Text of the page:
Worship Part 1: What's It All About
the worship of God may refer to the
highest privilege given to humans, the
actual word "worship" is subject
to the same weakness as any other word
-- the more we use it, the less it usually
means. We all think we know what others
mean when they speak of "worship,"
but the truth is we can't be quite sure.
"Worship" might be the word
someone chooses when trying to describe
a particular sound or style of music.
Depending on the speaker it can be anything
from guitar-driven pop songs to boomer-friendly
light rock to classic hymns. Many churches
call a Sunday morning service, or perhaps
a portion of that meeting, "worship."
Another way we use the word "worship"
is in describing someone who is unusually
expressive when singing praise to God.
We might say, "She's a real worshiper."
In that instance, "worship"
refers to degrees of bodily movement
or expressiveness. With the "worship
explosion" of the past decade,
marketers have realized that including
"worship" in the title of
a project is an effective marketing
tool that often boosts sales. Others
recoil at that thought, believing that
"worship" really means intimacy
Obviously, we need to take time to sort
through these very different views of
what worship really is. After all, worship
is God's idea. It's what He created
us to do. Theologian David Peterson
comments, "We have enough how-to-do-it
books and not enough reflection on worship
as a total biblical idea. Worship is
a subject that should dominate our lives
seven days a week. (Engaging with God
- A Biblical Theology of Worship, p.
In my study of Scripture, I've found
at least five distinct concepts that
Scripture attaches to worship: exaltation,
expression, encounter, event, and everyday.
Each one reflects a unique way in which
God intends for us to use and understand
the reality behind this word. While
not exhaustive, this list gives us a
basic foundation for how we should view
worship. Not every passage we'll look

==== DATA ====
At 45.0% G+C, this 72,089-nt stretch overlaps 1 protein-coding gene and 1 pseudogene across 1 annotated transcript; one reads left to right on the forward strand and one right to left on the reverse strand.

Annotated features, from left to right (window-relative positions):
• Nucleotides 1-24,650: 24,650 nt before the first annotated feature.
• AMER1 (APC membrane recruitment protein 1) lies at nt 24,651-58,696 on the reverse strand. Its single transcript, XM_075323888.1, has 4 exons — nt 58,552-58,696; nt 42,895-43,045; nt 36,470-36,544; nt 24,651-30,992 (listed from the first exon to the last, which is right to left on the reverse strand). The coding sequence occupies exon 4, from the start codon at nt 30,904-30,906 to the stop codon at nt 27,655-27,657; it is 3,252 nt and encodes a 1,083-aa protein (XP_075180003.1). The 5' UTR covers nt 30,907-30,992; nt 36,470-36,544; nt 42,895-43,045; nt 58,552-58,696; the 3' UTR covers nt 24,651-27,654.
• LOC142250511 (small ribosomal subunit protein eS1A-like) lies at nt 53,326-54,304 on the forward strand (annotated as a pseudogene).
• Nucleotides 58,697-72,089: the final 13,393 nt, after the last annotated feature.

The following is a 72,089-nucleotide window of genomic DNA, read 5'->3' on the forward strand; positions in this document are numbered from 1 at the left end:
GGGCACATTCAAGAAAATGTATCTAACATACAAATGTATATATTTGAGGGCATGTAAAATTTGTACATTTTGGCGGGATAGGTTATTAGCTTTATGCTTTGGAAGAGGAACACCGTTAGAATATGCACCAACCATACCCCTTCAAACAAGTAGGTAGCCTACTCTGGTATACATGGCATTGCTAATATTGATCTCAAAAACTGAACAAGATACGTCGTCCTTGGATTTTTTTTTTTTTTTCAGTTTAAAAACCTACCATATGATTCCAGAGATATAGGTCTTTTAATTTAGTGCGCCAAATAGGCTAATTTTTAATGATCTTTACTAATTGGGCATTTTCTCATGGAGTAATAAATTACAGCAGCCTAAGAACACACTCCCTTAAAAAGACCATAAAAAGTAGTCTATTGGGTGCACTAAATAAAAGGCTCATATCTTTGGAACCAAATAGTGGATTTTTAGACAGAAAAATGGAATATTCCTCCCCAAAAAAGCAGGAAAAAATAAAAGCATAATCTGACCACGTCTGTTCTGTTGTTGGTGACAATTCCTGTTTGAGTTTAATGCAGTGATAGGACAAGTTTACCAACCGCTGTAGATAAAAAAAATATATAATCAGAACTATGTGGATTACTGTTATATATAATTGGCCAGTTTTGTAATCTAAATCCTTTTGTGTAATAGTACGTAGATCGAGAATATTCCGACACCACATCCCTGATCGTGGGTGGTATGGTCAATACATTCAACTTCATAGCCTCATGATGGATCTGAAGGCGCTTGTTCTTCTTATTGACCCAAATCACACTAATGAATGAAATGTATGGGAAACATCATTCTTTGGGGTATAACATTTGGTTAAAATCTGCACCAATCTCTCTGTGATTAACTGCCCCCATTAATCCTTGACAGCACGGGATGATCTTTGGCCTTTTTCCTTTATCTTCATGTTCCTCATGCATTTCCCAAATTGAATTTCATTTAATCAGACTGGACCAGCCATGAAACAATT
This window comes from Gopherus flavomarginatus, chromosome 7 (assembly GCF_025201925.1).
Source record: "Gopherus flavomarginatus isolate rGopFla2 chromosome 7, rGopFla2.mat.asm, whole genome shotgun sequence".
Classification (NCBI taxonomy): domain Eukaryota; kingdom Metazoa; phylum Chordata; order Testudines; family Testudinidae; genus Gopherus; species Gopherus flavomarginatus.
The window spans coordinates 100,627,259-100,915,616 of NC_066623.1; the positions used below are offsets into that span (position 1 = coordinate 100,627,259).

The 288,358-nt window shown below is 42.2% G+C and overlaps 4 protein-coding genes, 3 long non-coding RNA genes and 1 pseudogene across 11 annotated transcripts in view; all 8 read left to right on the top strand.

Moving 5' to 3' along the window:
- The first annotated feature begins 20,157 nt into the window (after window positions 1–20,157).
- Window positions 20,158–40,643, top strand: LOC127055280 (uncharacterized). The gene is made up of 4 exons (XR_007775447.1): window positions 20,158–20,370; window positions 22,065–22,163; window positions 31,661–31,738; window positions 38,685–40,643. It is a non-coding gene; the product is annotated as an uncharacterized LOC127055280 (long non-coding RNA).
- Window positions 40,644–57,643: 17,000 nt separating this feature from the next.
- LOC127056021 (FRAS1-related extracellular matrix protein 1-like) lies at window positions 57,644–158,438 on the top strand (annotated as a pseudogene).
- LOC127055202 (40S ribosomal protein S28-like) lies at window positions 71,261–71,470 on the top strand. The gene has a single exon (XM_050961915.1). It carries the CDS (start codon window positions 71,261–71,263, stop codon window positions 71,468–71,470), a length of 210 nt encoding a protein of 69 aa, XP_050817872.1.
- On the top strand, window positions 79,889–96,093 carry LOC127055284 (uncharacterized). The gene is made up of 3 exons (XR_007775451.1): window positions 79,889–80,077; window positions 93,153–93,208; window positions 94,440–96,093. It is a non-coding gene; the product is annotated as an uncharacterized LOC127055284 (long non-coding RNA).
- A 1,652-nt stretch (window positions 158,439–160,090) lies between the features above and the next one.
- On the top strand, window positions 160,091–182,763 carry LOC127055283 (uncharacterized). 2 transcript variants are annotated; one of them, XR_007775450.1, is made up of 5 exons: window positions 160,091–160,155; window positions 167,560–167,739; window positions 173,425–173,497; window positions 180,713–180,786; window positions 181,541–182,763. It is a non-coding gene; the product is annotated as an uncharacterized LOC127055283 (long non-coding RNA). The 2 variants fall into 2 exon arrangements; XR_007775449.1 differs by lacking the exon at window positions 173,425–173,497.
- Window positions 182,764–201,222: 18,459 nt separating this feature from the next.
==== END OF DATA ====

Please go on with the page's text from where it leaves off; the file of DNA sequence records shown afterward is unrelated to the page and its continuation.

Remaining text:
at in this series includes the word
"worship," but that's simply
because the Bible employs a variety
of ways to refer to it.
Worship is first and foremost exaltation.
The Hebrew and Greek words in the Bible
that we translate as "worship"
most often communicate an attitude of
reverence, submission, and homage. In
the act of worship, we are by definition
acknowledging that someone or something
else is above us and worthy of our affection,
attention and adoration.
worship, then, involves exalting God
above all other objects. This can be
done directly, as in Exodus 15:2, where
the Israelites declared, "The LORD
is my strength and my song, and he has
become my salvation; this is my God,
and I will praise him, my father's God,
and I will exalt him" (ESV). We
see here, as in many other passages,
that worship is about proclaiming the
greatness of God's attributes, the splendor
of His works, and His absolute claim
on our lives.
Other times, our non-verbal actions
and responses exalt God and reflect
the essence of worship. We're told that
Job fell to the ground and worshiped
God when he heard that his home, possessions,
and family had been destroyed (Job 1:21)
By his actions he was exalting God's
sovereignty and wisdom above his own
understanding. When Mary anointed Jesus'
feet with costly perfume in John 12
she modeled worship by exalting her
love for the Savior above the world's
monetary value system.
At its heart, worship involves the exaltation
of all that God is and does. Next time
we'll explore worship as expression.